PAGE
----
Degenerative scoliosis is also referred to as ‘de novo’ Scoliosis
From childhood we gradually lose disc hydration and in some people, as we age, this is accompanied with change in the alignment of the disc.
This change in alignment of the disc can result in a sidewards tilting of the adjacent vertebrae, which in turn, leads to an uneven distribution of load and increased degeneration of other spinal structures such as the facet joints of the spine.
Pain is very common due to the resultant arthritis, stress on soft tissues and effect on nearby neural structures.
Typically this type of scoliosis starts sometime after the age of 40 and depending on the size of the curve and location, can progress rather rapidly at a few degrees every year.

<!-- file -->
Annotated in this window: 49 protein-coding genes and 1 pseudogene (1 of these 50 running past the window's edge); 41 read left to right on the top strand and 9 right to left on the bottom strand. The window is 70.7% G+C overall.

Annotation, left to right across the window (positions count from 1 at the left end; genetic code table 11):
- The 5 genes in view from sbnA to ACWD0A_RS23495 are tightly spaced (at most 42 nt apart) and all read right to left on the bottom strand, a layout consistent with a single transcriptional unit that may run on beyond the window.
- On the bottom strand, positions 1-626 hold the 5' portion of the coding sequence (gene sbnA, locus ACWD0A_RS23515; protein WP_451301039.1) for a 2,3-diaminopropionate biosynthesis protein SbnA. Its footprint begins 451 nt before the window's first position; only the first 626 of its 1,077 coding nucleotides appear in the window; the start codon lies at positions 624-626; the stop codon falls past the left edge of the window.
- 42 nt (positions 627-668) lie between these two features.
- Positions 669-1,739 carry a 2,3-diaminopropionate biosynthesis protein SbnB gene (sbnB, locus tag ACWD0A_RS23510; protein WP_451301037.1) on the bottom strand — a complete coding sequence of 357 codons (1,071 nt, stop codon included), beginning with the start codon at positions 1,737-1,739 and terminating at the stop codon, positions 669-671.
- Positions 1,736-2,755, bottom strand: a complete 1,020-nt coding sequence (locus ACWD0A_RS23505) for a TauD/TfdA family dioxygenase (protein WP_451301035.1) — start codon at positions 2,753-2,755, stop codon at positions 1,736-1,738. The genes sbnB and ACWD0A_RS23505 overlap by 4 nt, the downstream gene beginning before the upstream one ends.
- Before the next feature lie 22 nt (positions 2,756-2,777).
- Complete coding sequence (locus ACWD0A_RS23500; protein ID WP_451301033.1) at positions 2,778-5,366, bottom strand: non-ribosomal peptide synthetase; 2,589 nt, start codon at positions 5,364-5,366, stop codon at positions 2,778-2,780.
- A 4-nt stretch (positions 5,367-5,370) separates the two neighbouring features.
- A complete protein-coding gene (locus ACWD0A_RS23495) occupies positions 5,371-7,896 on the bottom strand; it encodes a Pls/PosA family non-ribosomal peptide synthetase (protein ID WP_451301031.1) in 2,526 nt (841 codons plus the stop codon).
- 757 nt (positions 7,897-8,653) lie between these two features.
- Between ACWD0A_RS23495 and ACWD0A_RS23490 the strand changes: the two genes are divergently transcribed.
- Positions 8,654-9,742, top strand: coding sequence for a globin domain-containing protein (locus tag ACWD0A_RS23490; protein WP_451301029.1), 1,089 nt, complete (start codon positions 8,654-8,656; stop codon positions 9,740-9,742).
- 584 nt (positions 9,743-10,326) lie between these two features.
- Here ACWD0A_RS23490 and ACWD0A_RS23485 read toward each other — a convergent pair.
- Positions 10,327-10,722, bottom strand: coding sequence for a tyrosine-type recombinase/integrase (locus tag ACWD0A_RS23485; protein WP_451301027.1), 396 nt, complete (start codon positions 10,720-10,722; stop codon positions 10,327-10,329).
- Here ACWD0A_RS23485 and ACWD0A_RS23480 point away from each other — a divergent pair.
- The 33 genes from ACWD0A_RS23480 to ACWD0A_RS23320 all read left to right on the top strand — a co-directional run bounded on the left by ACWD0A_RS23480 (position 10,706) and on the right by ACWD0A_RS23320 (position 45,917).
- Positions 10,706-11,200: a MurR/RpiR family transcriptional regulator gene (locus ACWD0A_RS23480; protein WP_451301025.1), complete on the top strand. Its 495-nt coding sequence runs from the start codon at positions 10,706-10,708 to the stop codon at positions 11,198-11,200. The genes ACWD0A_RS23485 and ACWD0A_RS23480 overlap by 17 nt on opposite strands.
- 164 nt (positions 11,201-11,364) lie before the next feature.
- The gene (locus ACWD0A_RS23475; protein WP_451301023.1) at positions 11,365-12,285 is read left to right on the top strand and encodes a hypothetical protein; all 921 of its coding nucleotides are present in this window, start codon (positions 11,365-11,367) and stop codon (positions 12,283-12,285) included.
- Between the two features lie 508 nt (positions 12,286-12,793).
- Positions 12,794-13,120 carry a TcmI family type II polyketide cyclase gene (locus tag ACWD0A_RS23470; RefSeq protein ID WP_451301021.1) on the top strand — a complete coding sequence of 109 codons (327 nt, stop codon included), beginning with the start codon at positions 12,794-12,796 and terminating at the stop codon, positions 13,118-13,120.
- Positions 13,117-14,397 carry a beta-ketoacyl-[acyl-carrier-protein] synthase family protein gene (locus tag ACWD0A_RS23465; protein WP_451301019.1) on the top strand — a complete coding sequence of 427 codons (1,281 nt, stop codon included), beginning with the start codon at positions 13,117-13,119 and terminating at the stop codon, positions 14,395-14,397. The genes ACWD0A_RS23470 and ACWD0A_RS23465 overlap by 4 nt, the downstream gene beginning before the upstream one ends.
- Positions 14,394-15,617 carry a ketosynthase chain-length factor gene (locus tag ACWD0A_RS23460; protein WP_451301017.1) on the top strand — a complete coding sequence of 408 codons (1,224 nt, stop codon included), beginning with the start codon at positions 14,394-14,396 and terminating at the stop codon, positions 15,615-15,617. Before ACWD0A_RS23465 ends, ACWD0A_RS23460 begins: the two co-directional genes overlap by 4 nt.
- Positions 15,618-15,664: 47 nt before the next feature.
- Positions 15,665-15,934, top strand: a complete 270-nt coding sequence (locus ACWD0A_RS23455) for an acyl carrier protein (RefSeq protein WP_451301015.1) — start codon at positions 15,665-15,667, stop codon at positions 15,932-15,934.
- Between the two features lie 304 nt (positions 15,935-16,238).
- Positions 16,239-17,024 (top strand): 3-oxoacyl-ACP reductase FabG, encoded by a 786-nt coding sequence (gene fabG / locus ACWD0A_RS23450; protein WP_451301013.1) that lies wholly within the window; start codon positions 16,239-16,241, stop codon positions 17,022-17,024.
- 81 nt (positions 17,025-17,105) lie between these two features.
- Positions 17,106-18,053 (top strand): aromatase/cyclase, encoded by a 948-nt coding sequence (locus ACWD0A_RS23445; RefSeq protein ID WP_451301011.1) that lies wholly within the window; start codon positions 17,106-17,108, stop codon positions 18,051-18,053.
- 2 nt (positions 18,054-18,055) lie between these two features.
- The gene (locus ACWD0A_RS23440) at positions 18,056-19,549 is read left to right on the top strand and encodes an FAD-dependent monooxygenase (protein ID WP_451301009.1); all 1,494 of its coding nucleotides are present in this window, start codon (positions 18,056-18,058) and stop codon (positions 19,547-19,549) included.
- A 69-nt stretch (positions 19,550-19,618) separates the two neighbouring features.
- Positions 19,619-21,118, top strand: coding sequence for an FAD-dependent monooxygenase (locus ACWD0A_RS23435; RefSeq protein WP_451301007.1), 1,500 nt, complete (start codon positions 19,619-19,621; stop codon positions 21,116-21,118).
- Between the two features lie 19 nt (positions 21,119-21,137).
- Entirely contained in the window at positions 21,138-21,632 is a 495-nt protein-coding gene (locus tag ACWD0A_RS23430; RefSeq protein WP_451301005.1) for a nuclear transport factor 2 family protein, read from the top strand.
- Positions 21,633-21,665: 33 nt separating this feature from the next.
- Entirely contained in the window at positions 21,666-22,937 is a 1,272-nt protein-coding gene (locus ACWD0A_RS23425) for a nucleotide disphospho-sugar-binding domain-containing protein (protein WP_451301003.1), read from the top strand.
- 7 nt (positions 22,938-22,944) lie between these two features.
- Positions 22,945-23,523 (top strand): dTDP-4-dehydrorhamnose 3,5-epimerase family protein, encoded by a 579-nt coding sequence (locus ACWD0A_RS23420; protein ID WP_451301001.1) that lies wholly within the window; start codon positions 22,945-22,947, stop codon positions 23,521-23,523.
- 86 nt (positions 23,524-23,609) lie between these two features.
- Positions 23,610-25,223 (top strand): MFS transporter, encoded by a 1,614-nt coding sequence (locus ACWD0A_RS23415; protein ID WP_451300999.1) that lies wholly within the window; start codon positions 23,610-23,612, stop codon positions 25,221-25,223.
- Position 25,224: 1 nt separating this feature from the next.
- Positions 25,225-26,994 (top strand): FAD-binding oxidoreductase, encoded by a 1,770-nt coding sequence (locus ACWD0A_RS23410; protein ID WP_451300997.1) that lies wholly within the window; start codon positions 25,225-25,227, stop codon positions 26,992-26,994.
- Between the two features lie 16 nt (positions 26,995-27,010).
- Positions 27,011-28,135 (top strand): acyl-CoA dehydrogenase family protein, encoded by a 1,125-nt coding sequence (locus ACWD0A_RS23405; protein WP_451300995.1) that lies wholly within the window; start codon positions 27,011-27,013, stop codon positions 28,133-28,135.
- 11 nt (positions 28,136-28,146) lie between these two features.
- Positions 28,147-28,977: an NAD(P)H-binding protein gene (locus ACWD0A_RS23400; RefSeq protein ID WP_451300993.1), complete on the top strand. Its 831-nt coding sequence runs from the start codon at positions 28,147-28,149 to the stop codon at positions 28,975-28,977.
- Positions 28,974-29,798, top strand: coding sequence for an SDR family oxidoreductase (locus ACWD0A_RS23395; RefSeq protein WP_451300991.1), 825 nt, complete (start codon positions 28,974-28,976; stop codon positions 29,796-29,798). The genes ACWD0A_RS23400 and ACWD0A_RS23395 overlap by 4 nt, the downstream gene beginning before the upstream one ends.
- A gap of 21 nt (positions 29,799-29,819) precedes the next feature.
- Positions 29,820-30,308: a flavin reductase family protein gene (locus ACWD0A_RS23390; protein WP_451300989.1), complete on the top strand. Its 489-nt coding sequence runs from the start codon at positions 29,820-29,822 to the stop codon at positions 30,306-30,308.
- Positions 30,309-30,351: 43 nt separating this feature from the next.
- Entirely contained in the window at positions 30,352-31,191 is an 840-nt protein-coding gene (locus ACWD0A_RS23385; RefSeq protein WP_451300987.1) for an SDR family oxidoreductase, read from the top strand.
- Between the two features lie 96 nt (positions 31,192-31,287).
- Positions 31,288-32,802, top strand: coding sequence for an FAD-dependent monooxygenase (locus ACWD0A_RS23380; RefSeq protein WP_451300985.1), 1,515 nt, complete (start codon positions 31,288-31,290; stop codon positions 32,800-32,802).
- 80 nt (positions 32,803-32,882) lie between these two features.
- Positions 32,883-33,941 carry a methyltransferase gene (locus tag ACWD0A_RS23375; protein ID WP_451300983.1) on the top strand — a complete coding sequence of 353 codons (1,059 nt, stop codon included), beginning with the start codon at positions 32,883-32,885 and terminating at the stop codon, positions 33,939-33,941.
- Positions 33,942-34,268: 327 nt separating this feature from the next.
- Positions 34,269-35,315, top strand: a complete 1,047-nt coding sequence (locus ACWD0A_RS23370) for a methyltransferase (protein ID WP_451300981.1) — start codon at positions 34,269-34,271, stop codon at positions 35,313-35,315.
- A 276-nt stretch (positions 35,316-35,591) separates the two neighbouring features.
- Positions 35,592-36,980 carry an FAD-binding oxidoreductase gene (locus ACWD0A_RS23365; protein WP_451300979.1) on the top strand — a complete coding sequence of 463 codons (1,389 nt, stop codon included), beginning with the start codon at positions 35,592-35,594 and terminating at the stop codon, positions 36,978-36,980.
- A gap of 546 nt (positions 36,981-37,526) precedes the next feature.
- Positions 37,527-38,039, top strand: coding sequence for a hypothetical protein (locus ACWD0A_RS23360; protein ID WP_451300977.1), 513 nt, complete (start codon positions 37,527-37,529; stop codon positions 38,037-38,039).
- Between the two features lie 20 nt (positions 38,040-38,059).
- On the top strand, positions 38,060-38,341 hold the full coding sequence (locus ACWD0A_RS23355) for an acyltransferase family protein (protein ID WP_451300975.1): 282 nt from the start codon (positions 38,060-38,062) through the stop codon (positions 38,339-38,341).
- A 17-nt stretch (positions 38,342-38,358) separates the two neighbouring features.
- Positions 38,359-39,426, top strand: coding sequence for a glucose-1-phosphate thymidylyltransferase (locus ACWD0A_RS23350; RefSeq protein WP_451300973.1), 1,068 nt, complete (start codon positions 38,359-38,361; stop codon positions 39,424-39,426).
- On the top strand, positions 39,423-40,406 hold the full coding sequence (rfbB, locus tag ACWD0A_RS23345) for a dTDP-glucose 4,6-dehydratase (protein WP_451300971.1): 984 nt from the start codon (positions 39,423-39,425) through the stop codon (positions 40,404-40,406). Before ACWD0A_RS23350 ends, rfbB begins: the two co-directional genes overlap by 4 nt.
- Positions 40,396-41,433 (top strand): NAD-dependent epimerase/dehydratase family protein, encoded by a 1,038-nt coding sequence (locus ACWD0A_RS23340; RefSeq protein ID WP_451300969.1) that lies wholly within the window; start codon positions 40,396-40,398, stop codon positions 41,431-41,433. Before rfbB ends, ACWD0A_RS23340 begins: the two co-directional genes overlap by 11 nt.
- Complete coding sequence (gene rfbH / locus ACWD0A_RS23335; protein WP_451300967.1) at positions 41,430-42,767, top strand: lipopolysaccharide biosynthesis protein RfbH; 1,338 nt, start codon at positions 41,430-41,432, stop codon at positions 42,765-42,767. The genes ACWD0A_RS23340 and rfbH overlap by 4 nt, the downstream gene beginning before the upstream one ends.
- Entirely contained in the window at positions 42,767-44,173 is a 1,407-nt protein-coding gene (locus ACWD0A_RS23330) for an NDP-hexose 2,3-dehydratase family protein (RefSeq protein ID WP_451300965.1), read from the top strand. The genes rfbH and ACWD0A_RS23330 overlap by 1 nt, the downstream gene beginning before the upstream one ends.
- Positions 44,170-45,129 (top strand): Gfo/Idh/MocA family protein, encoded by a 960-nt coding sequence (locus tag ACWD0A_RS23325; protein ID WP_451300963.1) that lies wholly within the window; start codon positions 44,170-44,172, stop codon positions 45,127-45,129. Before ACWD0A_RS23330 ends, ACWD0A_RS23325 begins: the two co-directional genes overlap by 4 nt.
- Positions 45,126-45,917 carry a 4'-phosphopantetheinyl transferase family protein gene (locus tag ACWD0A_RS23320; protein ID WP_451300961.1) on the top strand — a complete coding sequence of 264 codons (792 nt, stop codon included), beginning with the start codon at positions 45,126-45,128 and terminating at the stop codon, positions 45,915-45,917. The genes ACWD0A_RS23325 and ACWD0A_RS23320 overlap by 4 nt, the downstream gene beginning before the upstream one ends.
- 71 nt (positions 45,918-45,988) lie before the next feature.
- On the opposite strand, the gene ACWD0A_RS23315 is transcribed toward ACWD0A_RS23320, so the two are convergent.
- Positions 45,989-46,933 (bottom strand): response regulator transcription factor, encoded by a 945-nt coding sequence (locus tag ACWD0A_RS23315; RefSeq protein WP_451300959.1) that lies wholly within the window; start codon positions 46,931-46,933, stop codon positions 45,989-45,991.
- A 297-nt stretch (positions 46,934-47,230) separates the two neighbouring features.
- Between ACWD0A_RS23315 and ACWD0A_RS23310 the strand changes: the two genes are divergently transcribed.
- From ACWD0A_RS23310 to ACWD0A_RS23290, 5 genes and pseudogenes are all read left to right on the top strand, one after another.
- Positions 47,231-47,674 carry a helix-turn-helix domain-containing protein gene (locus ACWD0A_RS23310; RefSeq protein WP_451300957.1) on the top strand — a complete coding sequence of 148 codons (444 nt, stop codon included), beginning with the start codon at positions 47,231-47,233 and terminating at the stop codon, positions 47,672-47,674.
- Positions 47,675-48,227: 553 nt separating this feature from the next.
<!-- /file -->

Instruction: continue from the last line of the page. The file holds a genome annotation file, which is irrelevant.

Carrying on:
Adults with Idiopathic scoliosis carried on from their youth often develop degenerative changes in their spine similar to the above and also experience the pain and disruption to function.
Both these types of adult scoliosis can therefore significantly decrease quality of life.
Our treatment aim is to stabilise the spine through specific stabilisation exercises and retrain faulty movement patterns and poor postures that may contribute to the pain and curve progression.